“It’s really surreal, because I feel like as a student you’re continually working toward your future. Each and every time you do something it makes you think either ‘wow this hard work is paying off’ or ‘wow, I need to do something differently,’” said Hodgkins, a Sudlersville, Md., native. “To see my hard work go in my favor is very humbling.”

Hodgkins has traveled to Africa twice including her trip last month as part of a fellowship program with Community Water Solutions.

In Ghana last month she worked to install a water filtration system for a village of about 500 people. The water treatment center that she helped to construct uses alum, a coagulant, to help filter out particles. A main component of installing the treatment center included teaching two women in the village how to treat the water and run the center and educating the entire village about the importance of drinking clean water.

“It’s really hard to do that for two weeks and then come back to the U.S. and not be impacted. It left a lasting mark on me. I came back changed,” she said.

After the installation of the water purifying system, she remembers a distinct image. She saw a pregnant woman filling her five-gallon container with water and thought about the significance of this project.

“All these villagers in this area had to grow up drinking this water, and who knows how many people have died because of it. But, this woman’s baby is going to have clean water, and the next generation in this village is hopefully going to have a different lifestyle,” she said. “Often times we think of projects as something we do, and then we leave. But, it’s really important to have a prolonged presence. It’s about education.”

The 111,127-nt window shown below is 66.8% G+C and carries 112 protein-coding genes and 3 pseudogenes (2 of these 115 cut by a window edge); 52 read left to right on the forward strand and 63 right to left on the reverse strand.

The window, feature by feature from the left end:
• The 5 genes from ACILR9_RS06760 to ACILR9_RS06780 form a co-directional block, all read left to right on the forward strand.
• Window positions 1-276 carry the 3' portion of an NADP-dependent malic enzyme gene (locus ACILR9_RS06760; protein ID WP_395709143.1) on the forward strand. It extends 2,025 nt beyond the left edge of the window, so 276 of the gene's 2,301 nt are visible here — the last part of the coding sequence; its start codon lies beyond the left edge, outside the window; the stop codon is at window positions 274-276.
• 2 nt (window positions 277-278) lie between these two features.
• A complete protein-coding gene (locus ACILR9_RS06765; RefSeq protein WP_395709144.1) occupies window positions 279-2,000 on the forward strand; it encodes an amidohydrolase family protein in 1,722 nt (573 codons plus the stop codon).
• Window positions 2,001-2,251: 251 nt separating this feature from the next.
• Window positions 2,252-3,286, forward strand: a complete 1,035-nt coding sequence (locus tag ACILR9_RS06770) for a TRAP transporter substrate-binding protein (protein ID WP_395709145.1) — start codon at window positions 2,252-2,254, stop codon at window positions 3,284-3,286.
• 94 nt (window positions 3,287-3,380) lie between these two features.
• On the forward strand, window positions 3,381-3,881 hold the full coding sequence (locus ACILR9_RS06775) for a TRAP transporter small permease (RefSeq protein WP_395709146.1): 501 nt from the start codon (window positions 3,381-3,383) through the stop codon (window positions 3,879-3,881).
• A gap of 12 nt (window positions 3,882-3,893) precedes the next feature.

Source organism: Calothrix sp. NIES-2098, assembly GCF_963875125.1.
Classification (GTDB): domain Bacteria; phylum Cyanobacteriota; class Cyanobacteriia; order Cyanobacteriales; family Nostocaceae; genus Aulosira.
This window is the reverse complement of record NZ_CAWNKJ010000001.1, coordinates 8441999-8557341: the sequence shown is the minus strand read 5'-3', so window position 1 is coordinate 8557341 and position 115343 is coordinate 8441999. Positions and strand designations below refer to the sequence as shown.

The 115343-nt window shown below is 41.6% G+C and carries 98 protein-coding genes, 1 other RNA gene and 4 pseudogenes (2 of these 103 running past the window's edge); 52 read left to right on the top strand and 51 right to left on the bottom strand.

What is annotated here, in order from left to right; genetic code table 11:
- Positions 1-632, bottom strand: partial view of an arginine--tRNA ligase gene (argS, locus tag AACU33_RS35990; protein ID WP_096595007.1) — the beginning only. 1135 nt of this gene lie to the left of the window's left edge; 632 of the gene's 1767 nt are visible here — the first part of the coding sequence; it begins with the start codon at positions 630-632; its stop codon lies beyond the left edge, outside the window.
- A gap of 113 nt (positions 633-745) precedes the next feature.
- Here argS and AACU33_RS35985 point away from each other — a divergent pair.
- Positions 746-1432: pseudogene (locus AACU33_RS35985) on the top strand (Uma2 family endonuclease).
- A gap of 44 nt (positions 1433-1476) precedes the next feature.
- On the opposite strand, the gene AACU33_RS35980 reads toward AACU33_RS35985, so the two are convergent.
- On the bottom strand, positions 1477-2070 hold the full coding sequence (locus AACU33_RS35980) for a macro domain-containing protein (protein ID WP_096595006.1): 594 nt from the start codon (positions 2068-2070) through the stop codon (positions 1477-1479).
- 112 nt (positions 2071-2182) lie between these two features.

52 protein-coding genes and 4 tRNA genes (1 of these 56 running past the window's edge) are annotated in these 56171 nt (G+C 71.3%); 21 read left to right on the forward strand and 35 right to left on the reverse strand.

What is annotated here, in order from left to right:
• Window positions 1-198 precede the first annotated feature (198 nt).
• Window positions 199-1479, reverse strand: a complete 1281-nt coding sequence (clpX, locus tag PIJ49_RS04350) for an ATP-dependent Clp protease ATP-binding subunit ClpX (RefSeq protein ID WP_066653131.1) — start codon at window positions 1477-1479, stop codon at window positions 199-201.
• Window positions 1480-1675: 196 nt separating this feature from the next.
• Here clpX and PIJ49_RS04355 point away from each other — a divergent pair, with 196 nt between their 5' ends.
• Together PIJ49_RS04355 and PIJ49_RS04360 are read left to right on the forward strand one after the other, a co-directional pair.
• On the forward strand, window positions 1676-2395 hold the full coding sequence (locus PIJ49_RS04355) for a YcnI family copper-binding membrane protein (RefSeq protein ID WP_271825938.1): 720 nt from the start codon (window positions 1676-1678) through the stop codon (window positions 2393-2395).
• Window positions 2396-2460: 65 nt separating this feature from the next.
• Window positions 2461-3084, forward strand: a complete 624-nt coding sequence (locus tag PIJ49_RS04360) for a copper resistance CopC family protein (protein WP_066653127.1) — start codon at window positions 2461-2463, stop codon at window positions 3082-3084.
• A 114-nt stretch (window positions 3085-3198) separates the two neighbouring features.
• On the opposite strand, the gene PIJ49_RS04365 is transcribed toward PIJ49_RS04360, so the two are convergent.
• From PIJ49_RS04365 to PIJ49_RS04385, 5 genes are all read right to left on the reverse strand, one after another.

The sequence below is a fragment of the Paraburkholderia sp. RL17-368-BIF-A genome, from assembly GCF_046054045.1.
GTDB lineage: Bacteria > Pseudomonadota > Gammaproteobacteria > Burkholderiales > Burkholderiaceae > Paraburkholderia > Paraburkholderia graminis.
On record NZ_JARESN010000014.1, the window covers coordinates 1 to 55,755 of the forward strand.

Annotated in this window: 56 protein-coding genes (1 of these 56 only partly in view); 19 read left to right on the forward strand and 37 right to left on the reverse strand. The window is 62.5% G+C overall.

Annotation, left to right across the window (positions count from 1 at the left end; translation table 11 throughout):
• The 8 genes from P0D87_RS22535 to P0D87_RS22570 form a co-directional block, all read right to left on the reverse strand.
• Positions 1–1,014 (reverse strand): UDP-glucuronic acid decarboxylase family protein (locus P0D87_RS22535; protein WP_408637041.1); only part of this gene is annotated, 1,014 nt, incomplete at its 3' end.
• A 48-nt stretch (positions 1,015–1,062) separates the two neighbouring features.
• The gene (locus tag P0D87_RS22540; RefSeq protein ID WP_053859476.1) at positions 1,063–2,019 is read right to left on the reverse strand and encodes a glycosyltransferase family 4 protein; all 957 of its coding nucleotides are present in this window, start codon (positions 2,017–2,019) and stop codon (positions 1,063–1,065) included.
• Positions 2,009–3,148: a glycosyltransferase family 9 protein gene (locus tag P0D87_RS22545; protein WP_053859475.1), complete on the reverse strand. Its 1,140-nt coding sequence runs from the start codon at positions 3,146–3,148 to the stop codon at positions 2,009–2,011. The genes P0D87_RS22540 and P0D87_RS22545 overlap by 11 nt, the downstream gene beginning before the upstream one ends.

That’s the type of impact Hodgkins wants to make on not only that small village of less than 500 people but on the entire continent of Africa.

Her trip also allowed her to find her newest passion. In the end, she wants to find the solution to water problems like privatization and lack thereof throughout Africa. Hodgkins would like to pursue a career in development policy and project implementation including fieldwork in Africa. She believes the combination is the only way to make a significant impact.

“I woke up one morning with a burning desire to go to Africa. I said to myself, ‘I don’t really know what this is, but I’m going to follow it,’” she recalled. “That led me to all of this, and ever since I’ve been getting these amazing opportunities. I think each person has a purpose, and at this point in my life Africa and working there is my calling.”

Since 1994, more than 4,700 students have received Boren Awards. The Boren Scholarship program, which includes awards up to $20,000 for study, focuses on sending students to areas of the world that are critical to U.S. national security interests and underrepresented in study abroad. Scholars are required to study less commonly taught languages and complete a service requirement within three years after completion of the program. Under the service requirement, each scholar must work in a federal government position with national security responsibilities for at least one year.

By Tony Dobies
University Relations/News